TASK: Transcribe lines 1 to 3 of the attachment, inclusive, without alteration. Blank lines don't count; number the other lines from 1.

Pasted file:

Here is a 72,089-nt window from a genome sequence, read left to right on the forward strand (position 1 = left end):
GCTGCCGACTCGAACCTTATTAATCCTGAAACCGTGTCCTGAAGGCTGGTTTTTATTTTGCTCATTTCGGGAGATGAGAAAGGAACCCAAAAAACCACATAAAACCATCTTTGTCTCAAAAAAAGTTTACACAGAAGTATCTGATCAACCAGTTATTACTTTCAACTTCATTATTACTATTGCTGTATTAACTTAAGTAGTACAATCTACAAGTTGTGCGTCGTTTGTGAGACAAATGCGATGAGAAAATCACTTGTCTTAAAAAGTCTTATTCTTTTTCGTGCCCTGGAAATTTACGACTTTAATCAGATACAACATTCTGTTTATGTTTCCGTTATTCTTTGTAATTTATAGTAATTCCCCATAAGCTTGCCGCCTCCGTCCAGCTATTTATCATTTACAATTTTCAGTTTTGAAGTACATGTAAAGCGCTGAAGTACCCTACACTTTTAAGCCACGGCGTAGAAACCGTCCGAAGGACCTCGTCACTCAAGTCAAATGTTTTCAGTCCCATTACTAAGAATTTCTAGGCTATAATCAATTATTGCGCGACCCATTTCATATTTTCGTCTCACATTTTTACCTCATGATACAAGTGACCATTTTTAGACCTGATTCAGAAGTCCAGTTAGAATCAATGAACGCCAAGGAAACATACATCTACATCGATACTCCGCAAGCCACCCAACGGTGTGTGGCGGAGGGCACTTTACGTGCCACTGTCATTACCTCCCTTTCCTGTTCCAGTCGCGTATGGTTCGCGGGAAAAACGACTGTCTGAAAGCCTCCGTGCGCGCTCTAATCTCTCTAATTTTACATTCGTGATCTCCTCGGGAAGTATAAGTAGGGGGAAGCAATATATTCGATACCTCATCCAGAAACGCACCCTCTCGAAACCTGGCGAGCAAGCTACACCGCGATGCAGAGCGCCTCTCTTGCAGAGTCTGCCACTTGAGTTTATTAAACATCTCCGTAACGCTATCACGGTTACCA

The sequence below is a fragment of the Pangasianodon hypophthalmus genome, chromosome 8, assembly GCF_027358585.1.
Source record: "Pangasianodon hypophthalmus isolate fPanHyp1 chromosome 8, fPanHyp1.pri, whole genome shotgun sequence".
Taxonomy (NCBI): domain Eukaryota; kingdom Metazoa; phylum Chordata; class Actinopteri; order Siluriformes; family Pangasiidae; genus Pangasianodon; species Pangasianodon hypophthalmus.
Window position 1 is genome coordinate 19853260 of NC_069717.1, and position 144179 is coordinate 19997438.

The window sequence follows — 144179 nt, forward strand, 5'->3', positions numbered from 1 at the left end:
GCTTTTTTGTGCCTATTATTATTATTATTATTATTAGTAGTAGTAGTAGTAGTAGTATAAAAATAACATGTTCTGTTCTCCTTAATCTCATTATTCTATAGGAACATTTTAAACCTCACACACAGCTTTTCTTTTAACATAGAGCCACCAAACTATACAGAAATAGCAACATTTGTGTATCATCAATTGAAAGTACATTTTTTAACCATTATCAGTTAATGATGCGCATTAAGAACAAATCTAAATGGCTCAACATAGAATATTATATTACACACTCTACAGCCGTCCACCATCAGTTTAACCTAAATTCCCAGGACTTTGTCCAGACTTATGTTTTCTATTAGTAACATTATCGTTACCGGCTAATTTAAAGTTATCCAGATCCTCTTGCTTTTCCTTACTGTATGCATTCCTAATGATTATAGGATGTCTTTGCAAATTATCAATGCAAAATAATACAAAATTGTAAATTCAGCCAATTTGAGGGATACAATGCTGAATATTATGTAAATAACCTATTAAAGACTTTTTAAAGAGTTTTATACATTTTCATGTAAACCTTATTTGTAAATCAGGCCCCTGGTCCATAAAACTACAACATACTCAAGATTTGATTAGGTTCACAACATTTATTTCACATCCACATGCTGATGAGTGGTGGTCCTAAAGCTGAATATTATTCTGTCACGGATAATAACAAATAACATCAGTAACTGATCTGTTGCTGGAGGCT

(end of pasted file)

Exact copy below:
Here is a 72,089-nt window from a genome sequence, read left to right on the forward strand (position 1 = left end):
GCTGCCGACTCGAACCTTATTAATCCTGAAACCGTGTCCTGAAGGCTGGTTTTTATTTTGCTCATTTCGGGAGATGAGAAAGGAACCCAAAAAACCACATAAAACCATCTTTGTCTCAAAAAAAGTTTACACAGAAGTATCTGATCAACCAGTTATTACTTTCAACTTCATTATTACTATTGCTGTATTAACTTAAGTAGTACAATCTACAAGTTGTGCGTCGTTTGTGAGACAAATGCGATGAGAAAATCACTTGTCTTAAAAAGTCTTATTCTTTTTCGTGCCCTGGAAATTTACGACTTTAATCAGATACAACATTCTGTTTATGTTTCCGTTATTCTTTGTAATTTATAGTAATTCCCCATAAGCTTGCCGCCTCCGTCCAGCTATTTATCATTTACAATTTTCAGTTTTGAAGTACATGTAAAGCGCTGAAGTACCCTACACTTTTAAGCCACGGCGTAGAAACCGTCCGAAGGACCTCGTCACTCAAGTCAAATGTTTTCAGTCCCATTACTAAGAATTTCTAGGCTATAATCAATTATTGCGCGACCCATTTCATATTTTCGTCTCACATTTTTACCTCATGATACAAGTGACCATTTTTAGACCTGATTCAGAAGTCCAGTTAGAATCAATGAACGCCAAGGAAACATACATCTACATCGATACTCCGCAAGCCACCCAACGGTGTGTGGCGGAGGGCACTTTACGTGCCACTGTCATTACCTCCCTTTCCTGTTCCAGTCGCGTATGGTTCGCGGGAAAAACGACTGTCTGAAAGCCTCCGTGCGCGCTCTAATCTCTCTAATTTTACATTCGTGATCTCCTCGGGAAGTATAAGTAGGGGGAAGCAATATATTCGATACCTCATCCAGAAACGCACCCTCTCGAAACCTGGCGAGCAAGCTACACCGCGATGCAGAGCGCCTCTCTTGCAGAGTCTGCCACTTGAGTTTATTAAACATCTCCGTAACGCTATCACGGTTACCA

The sequence below is a fragment of the Pangasianodon hypophthalmus genome, chromosome 8, assembly GCF_027358585.1.